Wednesday, October 31, 2018

The Open Mind: George Soros on Laissez-Faire Capitalism (1997)

The Open Mind: Richard D. Heffner, host of “The Open Mind” interviews George Soros (CUNY-TV; December 4, 1997), financier and philanthropist, discussing such ideas as the role of market capitalism, also called laissez-faire capitalism, in democracies such as the United States, and that of monied interests in politics and its threat to the democratic political process, back when such ideas were keenly, earnestly and rationally discussed. Soros has long been an advocate of  the “open society,” made famous by Karl Popper’s The Open Society and Its Enemies (1945), a critique of totalitarian societies. This interview follows an article that George Soros wrote for The Atlantic, “The Capitalist Threat” (February 1997). Soros was prescient, since unfettered capitalism and its self-serving belief in the market economy has led to the situation that today we have hyper-capitalism; and with it all of its economic, social and political ills. As well, the blind acceptance and growth of financialization of the economy (Colin Gordon; Dissent; April 2014) has led to even greater economic inequality and the diminishment of opportunity. The results for western society are not positive, particularly if one values opportunity, equality and social cohesion. Speaking of which, on a social level, it seems that (almost) everything had been reduced to the acquisition of money—it being the sole measure of “success.” Better would be capitalism with a human face.
Via: Youtube

Monday, October 15, 2018

Fawlty Towers: The Kipper and the Corpse (1979)

British Comedy

Fawlty Towers: “The Kipper and the Corpse” (S 2; Ep 4; March 12, 1979; BBC2) starring John Cleese as Basil Fawlty and Prunella Scales as Sybil Fawlty, inept owners of the namesake hotel in the seaside town of Torquay on the “English Riviera.” Connie Booth as Polly Sherman, a waitress and general helper; and Andrew Sachs as Manuel, a waiter, round out the cast of this British comedy. Only 12 episodes were made in total: Six in 1975 and six more in 1979. For more, go [here].
Via: Youtube

I am taking some time off to rest & recharge; I expect to return in November.

Monty Python’s Flying Circus: Dead Parrot (1969)

Monty Python Flying Circus and the "dead parrot” episode. Wikipedia writes: “It was written by John Cleese and Graham Chapman and initially performed in the show’s first series, in the eighth episode (‘Full Frontal Nudity’, which first aired 7 December 1969).[1]” I am old enough to remember seeing this comedy skit when it first aired; my brothers and I found it so amusing that we often acted it out with, and in front of, our friends.
Via: Youtube

Sunday, October 14, 2018

Mordecai Richler’s Belling the Cat

Book Review

Belling the Cat: Essays, Reports & Opinions (1998)by Mordecai Richler [1931–2001], a Montreal native who grew up in the working-class streets of the Mile End neighborhood, as I did a generation later. Such lessons and the memories they create never leave you; they remain and speak in your ear. 
Photo Credit: ©2018. Perry J. Greenbaum

The further one finds himself from good and great writing, both temporally and spatially, the better one appreciates it when it is close at hand. Such is the case when one dips his mind into Mordecai Richler’s essays, which highlight and discusss the absurdity of modern western life that all too often, over time and repetition, passes for and becomes the accepted norm; and in contrast the truth (and the reality it both protects and projects) becomes buried, hidden and forgotten. Richler, with his trained eye for nonsense, notably of the social and political kind, rightfully and faithfully employs his caustic wit—aimed squarely at the nincompoops and dolts who are as bland as toast, yet "evil in their acts of omission and commission"—to uncover, unearth and raise the truth out of the deep dark pit of confusion. Satire involves both the heart and the mind. Reading Richler’s essays are a good reminder of humor that makes us think, and, perhaps, provoke us to act in a moral fashion. But first comes the thinking, preferably one placed in a moral frame of reference emanating from the long history of western civilization, whose purpose is to differentiate right from wrong. Richler was, without question, one of Canada’s finest writers, and he was as courageous as he was honest; his death in July 2001 left a gaping hole in the realm of political and social commentary. To see what I mean, read this collection of essays; and for more on Richler, go [here], [here] and [here].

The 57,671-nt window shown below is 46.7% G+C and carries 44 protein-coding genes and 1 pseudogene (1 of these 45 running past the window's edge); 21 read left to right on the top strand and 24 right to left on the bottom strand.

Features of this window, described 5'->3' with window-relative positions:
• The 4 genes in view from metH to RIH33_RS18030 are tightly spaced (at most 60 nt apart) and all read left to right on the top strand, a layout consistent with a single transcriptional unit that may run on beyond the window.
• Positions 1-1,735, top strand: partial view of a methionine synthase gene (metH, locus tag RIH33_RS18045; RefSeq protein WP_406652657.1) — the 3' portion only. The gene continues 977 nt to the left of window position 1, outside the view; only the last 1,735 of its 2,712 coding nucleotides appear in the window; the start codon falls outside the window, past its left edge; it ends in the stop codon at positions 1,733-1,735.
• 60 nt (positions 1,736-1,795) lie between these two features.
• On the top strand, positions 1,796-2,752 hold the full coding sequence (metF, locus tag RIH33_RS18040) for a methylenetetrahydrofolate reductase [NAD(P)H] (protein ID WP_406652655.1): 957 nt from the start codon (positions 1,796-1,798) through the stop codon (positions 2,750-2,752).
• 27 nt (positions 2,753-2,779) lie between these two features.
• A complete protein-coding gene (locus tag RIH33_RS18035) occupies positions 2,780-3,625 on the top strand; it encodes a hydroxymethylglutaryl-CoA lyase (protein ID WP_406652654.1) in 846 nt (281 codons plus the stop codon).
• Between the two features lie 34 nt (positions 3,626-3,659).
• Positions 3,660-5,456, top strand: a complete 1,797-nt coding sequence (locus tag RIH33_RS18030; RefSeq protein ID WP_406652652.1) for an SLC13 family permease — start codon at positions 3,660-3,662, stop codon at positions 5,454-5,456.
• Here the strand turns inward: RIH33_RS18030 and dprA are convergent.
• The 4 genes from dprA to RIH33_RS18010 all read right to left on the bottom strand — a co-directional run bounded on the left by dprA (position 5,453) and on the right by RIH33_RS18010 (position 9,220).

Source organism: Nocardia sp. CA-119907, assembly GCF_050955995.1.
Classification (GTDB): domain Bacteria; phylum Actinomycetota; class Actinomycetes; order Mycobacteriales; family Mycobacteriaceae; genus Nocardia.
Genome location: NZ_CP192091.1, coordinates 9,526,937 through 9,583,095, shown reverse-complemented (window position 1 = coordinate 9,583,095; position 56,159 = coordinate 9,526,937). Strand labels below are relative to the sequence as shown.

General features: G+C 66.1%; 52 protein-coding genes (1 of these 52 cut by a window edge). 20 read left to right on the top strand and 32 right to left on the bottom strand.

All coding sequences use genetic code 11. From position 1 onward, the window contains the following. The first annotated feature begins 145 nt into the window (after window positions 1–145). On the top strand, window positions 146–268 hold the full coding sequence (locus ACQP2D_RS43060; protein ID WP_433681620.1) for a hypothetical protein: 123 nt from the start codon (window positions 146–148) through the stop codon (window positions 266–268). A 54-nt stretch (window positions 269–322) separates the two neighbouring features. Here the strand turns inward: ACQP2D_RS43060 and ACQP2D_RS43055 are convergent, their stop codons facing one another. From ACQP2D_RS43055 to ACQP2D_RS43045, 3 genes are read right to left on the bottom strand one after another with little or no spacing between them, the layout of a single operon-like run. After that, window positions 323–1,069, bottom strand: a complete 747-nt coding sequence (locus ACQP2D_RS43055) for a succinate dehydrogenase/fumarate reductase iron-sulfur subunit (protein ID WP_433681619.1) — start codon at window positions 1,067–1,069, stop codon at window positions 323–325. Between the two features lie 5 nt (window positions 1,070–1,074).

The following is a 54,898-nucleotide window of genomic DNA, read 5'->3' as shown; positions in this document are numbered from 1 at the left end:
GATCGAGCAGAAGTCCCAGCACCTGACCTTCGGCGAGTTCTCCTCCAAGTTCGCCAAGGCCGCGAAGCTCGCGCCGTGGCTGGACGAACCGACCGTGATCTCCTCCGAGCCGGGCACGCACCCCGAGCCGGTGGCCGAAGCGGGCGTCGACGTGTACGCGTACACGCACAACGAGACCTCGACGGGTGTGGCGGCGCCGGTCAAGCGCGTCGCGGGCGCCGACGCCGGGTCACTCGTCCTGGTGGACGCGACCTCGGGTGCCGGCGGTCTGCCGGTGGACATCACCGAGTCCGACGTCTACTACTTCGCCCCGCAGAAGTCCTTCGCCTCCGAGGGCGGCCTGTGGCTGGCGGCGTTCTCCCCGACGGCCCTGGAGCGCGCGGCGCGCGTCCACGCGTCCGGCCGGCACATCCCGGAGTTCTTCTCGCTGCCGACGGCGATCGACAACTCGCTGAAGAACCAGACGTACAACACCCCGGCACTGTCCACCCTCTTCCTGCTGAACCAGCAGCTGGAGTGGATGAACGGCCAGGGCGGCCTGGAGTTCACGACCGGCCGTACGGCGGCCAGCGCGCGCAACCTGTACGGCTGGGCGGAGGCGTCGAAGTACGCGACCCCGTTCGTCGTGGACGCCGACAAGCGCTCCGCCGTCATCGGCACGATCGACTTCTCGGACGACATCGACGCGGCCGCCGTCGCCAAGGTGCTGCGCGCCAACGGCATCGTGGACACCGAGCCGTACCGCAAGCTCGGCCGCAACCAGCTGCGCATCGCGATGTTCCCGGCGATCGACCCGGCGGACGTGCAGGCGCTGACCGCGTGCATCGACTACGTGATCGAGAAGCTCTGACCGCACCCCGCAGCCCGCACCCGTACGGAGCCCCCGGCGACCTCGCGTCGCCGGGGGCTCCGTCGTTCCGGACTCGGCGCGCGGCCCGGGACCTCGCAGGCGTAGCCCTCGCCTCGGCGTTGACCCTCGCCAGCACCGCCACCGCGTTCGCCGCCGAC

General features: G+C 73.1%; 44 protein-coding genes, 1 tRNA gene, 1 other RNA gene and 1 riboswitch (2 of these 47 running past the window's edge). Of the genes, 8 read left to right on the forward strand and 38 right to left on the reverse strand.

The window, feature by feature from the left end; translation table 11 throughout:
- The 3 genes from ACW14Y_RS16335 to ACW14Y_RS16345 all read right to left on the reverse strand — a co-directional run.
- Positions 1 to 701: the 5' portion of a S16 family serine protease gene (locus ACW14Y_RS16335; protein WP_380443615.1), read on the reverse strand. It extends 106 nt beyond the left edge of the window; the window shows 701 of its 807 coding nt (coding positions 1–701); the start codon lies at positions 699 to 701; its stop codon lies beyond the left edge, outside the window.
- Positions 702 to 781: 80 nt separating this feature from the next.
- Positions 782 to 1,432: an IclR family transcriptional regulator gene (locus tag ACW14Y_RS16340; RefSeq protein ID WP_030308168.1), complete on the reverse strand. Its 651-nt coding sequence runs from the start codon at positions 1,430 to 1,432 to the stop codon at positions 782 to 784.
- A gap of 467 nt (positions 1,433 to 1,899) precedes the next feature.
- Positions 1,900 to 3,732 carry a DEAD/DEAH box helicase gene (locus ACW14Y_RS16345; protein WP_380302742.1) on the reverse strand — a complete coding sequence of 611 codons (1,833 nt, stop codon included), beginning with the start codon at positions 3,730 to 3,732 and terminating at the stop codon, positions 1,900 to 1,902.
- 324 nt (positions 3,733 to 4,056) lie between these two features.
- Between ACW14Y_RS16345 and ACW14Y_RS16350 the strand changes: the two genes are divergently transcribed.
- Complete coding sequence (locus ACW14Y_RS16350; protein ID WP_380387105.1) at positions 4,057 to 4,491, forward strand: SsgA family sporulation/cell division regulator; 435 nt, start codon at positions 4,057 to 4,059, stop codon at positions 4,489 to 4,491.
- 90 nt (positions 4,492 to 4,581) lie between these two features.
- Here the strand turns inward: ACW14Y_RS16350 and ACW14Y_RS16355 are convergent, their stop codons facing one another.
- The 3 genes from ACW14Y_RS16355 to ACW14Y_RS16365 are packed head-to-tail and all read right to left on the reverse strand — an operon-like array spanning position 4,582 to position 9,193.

Puccini’s Madama Butterfly (1975)

Giacomo Puccini’s “Madama Butterfly,” in a 1975 West German film version of the well-known Italian opera directed by Jean-Pierre Ponnelle and with the Vienna Philharmonic conducted by Herbert von Karajan. Fast forward 20 years later and you might wish to view another film version [here], the 1995 one directed by James Conlon and with the Orchestre de Paris. For more on the opera in general, go [here].
Via: Youtube

Friday, October 12, 2018

Vienna Philharmonic: Mahler’s Symphony No. 6 (1976)

Vienna Philharmonic: Mahler’s Symphony No 6 in A minor, with a bearded Leonard Bernstein [1918–1990] conducting, at Musikverein in Vienna (“the Musikverein”), in October 1976. There is a fitting and beautiful convergence taking place here. This musical performance was directed by Humphrey Burton.
Via: Youtube

Thursday, October 11, 2018

Jascha Heifetz: Mendelssohn Violin Concerto (1949)

Jascha Heifetz [1901–1987]: Felix Mendelssohn’s Violin Concerto in E minor, opus 64, Sir Thomas Beecham conducting the Royal Philharmonic, on June 10, 1949. This was Mendelssohn’s last large orchestral work. Mendelssohn first thought of it in 1838 and it premiered six years later, in 1845, when he was thirty-six. The concerto, considered an important work and one of the first concertos of the Romantic period, is a popular piece of music. Heifetz has been considered one of the preeminent and prominent classical violinists of the 20th century—the violinists’ violinist; his playing here in this recording ought to leave no doubt as to why he is so well-regarded, even or especially by other wonderful violinists. What a joy it is to listen to this: Mendelssohn and Heifetz together.